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Nurturing Brilliance in Engineering: Creating Research Venues for Undergraduate Underrepresented Minorites in Engineering as an Initiative from Faculty Members that Foster Academic Inclusion, Development, and Post-graduation Instruction (Work in Progress)

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Conference

2019 ASEE Annual Conference & Exposition

Location

Tampa, Florida

Publication Date

June 15, 2019

Start Date

June 15, 2019

End Date

June 19, 2019

Conference Session

Minorities in Engineering Division Technical Session 2

Tagged Division

Minorities in Engineering

Tagged Topic

Diversity

Page Count

14

Permanent URL

https://peer.asee.org/33138

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Paper Authors

biography

Eleazar Marquez Rice University

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Eleazar Marquez is an Assistant Teaching Professor in the Department of Mechanical Engineering at Rice University.

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biography

Samuel Garcia Jr. Texas State University

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Dr. Samuel García Jr. currently serves as Educator Professional Development Specialist at the Jet Propulsion Laboratory in Pasadena, CA and is an Assistant Professor of Practice for the LBJ Institute for Education and Research at Texas State University.

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Abstract

In this study, a new model for attracting, advancing, and advocating for the participation of underrepresented minorities in research venues is proposed with the intention of fostering academic inclusion, development, and post-graduation mentorship. It involves developing and nurturing a disposition from faculty by proactively identifying students via classroom interaction, performance, and academic aptitude and extending a personal invitation to collaborate on the research team. Current research opportunities for engineering undergraduates at tier-one institutions are obtained by students' incentive to communicate with faculty members via email or office hours. Despite the available opportunities, only a limited number of students are selected to participate due to the finite space and a degree of competency within a group. As for underrepresented minorities, such as Latino and African American students, these types of venues may seem inaccessible since a large number are first-generation college students who encounter supplementary challenges due to their cultural background, lack of proper academic guidance, and other institutional-based factors. These challenges oftentimes hinder their exposure, access, and participation to such academic resources that are necessary components for securing employment post-graduation or establishing fundamental research knowledge for graduate school. In the process of performing research, the faculty member serves as a mentor by providing extensive technical guidance and offer emotional support to strengthen academic development while simultaneously advocating post-graduation career venues. Primary results of the proposed model indicate increased levels of underrepresented minority student interest and motivation to engage in research as evidenced by the testimonies of current members. These emerging findings attest to the importance of faculty members’ desire to outreach directly with the students and establishing culturally responsive pathways for engaging minority students in research opportunities. Thus, students attract employers associated in the realm of research interest or attend graduate school post-graduation.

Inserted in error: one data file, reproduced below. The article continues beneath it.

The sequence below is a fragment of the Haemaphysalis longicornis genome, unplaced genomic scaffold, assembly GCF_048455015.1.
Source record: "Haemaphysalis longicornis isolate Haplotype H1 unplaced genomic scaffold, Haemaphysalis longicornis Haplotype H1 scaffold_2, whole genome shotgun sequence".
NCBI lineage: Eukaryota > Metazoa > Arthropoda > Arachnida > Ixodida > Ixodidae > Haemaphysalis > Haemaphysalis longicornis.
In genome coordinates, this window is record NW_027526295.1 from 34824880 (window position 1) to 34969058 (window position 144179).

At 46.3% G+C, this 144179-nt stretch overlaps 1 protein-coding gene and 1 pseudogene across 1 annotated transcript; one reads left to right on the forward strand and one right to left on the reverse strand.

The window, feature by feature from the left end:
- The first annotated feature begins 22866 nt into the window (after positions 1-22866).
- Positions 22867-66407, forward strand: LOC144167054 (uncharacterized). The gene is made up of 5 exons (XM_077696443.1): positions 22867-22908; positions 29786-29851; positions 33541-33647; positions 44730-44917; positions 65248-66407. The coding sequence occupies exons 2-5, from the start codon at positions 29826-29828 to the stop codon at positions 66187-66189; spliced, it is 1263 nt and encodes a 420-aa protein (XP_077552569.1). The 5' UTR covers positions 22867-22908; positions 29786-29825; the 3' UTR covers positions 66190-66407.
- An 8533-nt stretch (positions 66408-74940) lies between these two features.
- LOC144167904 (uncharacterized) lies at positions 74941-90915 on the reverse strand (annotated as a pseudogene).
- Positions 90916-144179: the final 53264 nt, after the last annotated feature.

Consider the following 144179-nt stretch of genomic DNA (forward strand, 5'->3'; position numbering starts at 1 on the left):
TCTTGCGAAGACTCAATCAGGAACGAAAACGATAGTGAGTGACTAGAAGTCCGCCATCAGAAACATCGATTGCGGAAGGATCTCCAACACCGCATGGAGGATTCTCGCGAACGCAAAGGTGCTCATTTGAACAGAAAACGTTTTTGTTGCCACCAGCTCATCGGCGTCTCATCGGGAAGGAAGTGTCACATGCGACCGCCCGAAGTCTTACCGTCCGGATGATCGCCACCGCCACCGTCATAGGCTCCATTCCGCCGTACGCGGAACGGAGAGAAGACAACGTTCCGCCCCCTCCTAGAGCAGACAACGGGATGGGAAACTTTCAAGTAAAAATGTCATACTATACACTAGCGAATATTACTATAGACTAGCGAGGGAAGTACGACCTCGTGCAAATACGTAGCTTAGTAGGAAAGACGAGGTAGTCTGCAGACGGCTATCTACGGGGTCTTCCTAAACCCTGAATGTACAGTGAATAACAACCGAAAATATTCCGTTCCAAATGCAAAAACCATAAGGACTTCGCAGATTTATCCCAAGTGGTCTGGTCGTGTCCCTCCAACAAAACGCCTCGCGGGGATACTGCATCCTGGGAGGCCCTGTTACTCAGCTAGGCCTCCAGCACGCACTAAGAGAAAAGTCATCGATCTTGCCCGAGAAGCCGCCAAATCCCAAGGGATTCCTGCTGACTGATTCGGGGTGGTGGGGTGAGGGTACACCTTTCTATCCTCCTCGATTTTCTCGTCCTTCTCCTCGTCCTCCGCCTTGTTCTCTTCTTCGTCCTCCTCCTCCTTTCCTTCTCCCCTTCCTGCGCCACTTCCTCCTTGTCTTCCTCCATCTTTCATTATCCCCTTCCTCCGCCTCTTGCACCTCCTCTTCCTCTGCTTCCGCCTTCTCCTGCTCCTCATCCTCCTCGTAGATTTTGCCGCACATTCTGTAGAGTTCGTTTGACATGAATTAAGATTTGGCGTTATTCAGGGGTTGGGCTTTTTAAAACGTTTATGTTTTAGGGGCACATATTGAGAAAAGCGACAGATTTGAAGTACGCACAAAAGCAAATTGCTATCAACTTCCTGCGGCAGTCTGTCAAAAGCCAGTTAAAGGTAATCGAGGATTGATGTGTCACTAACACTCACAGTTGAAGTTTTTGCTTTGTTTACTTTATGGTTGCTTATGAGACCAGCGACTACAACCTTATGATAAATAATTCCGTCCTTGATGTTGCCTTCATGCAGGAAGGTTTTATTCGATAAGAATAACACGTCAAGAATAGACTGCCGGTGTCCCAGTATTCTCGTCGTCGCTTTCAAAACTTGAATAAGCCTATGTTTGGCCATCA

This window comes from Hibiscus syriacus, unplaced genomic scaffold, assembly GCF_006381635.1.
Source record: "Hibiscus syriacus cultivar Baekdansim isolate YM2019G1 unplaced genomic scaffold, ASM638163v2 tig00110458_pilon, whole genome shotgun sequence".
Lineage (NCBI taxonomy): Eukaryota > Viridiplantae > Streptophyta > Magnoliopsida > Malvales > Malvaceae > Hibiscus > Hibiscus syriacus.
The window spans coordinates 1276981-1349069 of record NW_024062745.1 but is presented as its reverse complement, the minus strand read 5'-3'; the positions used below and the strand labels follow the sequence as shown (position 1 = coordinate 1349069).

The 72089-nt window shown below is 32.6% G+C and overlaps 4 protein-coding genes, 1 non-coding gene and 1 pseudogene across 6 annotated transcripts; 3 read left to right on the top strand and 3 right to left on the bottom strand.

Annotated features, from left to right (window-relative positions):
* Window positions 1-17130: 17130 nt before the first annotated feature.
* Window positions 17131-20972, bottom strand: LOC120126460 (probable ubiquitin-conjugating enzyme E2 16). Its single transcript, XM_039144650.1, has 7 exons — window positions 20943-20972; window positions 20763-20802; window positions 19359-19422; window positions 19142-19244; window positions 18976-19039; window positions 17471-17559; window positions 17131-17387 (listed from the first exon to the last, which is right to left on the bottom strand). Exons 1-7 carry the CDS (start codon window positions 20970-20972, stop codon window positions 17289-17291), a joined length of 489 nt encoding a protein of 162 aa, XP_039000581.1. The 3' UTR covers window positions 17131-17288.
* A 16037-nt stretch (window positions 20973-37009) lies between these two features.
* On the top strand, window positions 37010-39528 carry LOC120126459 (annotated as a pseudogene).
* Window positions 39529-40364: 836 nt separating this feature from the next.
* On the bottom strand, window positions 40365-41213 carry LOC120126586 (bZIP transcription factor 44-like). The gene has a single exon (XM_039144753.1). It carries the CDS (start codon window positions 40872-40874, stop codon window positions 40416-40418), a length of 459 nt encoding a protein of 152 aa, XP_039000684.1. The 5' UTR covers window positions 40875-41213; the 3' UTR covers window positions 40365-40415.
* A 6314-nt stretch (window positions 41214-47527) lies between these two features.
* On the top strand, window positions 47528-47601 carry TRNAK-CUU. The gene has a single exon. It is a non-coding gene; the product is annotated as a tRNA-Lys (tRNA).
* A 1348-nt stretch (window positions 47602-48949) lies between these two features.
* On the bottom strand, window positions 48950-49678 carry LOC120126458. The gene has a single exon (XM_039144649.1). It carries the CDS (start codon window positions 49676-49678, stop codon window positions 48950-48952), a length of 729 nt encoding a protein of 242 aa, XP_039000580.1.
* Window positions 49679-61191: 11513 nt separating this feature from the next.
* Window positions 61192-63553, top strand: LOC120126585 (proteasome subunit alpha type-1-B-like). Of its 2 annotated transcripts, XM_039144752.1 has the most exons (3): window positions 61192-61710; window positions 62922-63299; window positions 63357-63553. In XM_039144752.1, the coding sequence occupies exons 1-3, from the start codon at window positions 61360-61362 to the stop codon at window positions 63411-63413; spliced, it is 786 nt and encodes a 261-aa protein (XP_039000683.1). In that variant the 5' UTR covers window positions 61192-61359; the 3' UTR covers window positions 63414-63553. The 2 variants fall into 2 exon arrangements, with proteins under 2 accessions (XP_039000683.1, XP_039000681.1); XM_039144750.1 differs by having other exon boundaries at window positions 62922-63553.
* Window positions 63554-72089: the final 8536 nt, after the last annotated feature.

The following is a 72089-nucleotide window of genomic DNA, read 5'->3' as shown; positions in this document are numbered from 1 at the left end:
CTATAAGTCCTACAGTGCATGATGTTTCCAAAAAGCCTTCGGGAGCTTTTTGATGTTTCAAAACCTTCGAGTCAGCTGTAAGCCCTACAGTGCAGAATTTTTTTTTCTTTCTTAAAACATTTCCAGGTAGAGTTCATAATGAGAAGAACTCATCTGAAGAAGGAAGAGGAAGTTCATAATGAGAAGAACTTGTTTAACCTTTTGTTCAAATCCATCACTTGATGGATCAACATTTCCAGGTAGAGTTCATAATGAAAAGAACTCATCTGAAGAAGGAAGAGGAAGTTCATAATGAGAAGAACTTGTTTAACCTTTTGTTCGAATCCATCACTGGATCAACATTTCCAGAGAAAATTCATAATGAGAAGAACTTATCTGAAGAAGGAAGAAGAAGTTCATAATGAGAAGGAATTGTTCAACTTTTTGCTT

Marquez, E., & Garcia, S. (2019, June), Nurturing Brilliance in Engineering: Creating Research Venues for Undergraduate Underrepresented Minorites in Engineering as an Initiative from Faculty Members that Foster Academic Inclusion, Development, and Post-graduation Instruction (Work in Progress) Paper presented at 2019 ASEE Annual Conference & Exposition , Tampa, Florida. https://peer.asee.org/33138

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